Monday, September 04, 2006

More on JAG 
Oak Leaf over at PoliPundit has some comments about the top tier of Army lawyers

I missed it when it came out. Just found it accidentally while I was checking a caption.

Oak Leaf did note something: The Army's top lawyer does not have a patch on his right sleeve denoting a combat tour.

It's very rare to meet an officer now, other than a brand new lieutenant, who has not served at least one tour overseas. The fact that the Army's top lawyer has not himself deployed to a combat zone would seem to explain some things.

Like this.

And this.

And this.

And this.

Splash, out


Not sure what MG Black's combat history has to do with what a court-martial does (convened by the 1 AD commanding general), the fact that a Marine officer was charged in the killing of Iraqis (Marines, Army, different services), or the fact that the FLEP program is designed to put the limited resrouces into the AD side of the house.
A couple other comments:

MG Black does have a Ranger tab on his left shoulder from his days as an infantryman, so he does have some idea what combat arms are about.

Also, like about half the Army, MG Black did not make it to Desert Storm. He was promoted to BG in 2001. There are no MTOE JAG positions for GOs (there are only five total, two MGs and three BGs), so it would have been difficult for any GO to have field experience in the GWOT.
There are always exceptions to any rule. I've met some good guys in the JAG Corps. For the most part though, they wear the same uniform, but they are not one of us. Their job is the application of law. Our job is the application of force. Their triumphs and tragedies take place over months and years after mountains of deliberation. Our triumphs and tragedies take place in moments and minutes with no chance to work out a course of action in advance. They don't have to consider the possibility of their own death if they screw up. I once read a science fiction story about an alternate universe where lawyers had to submit to the same punishment as their clients if they lost the case. How many lawyers would we have under those circumstances?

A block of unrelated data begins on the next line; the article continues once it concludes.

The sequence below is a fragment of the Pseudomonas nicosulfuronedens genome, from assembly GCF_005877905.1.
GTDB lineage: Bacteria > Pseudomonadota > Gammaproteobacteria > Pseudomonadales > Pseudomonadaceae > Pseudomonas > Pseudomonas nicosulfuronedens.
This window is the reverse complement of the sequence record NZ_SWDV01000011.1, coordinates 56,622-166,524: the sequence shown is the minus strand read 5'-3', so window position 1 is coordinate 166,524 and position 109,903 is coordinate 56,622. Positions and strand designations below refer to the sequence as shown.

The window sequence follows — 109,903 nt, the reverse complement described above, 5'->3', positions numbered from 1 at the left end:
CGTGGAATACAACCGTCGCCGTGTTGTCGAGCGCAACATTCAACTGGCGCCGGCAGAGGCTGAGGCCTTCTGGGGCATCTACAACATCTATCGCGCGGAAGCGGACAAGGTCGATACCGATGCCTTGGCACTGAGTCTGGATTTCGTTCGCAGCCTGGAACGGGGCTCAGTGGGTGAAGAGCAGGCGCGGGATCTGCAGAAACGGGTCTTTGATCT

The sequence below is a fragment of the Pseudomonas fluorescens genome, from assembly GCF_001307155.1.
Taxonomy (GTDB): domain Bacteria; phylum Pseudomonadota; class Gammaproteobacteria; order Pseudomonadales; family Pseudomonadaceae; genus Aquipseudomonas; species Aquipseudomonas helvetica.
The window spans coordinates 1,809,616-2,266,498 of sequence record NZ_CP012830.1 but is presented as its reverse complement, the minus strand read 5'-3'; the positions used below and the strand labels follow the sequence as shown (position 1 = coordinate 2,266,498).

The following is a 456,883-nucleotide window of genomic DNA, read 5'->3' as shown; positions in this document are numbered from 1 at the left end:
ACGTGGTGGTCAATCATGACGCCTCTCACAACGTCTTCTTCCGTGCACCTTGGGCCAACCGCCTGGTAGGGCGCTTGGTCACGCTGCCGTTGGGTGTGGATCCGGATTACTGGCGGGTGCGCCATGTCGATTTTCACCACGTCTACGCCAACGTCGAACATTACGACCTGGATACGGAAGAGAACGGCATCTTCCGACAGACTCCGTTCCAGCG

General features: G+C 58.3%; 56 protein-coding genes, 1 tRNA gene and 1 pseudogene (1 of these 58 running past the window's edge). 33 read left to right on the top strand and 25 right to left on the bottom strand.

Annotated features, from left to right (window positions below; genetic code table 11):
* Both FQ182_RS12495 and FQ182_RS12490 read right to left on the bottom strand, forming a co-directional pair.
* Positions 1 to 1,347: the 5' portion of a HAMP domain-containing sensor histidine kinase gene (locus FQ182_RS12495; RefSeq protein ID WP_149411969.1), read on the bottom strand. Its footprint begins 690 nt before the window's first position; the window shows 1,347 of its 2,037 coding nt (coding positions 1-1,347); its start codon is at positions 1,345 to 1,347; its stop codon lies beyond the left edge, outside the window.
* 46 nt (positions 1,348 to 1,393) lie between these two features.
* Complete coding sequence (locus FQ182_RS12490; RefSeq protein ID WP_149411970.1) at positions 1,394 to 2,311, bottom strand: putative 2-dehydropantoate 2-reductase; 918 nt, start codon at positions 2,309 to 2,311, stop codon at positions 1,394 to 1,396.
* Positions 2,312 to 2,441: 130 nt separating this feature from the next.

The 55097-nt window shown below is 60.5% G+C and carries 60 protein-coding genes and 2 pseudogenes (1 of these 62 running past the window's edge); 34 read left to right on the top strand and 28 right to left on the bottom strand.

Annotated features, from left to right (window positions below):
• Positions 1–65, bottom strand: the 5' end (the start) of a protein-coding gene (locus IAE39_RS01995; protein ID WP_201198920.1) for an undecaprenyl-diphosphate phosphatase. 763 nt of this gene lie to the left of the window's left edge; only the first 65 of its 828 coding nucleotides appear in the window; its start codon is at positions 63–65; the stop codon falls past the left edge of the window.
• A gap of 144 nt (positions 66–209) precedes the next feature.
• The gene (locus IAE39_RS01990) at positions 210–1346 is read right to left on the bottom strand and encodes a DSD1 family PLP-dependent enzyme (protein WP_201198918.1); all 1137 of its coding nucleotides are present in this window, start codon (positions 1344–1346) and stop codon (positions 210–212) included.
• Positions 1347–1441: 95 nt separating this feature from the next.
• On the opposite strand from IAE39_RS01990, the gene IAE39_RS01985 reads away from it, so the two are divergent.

74 - thanks for summing that up. I was an enlisted guy, regular Army, for about 8 years. GWI and some peacekeeping tours. After I went to law school, a lot of my friends joined up. They couldn't believe that I (and a bunch of prior service guys) wouldn't go back in as JAG officers - expressions of disbelief that drew howls of laughter from us. I just couldn't see joining Army Lite, after I'd been Army. To some extent, lawyering is the opposite of soldiering and while I was interested in seeking a USAR position in combat arms until a blown ankle prevented it, I just couldn't see becoming a JAG. God bless the people who do, and who serve honorably, but it's not for me.
Well, the obvious counterpoint is that Bush, Cheney, Rumsfeld, Yoo, Reddington and the rest of the torture/kangaroo court crowd have no combat experience, either.

Indeed, except for Rumsfeld, have no active military experience at all.

Also note that the JAGs of ALL the services opposed the Bush measure. Do they all lack combat experience?
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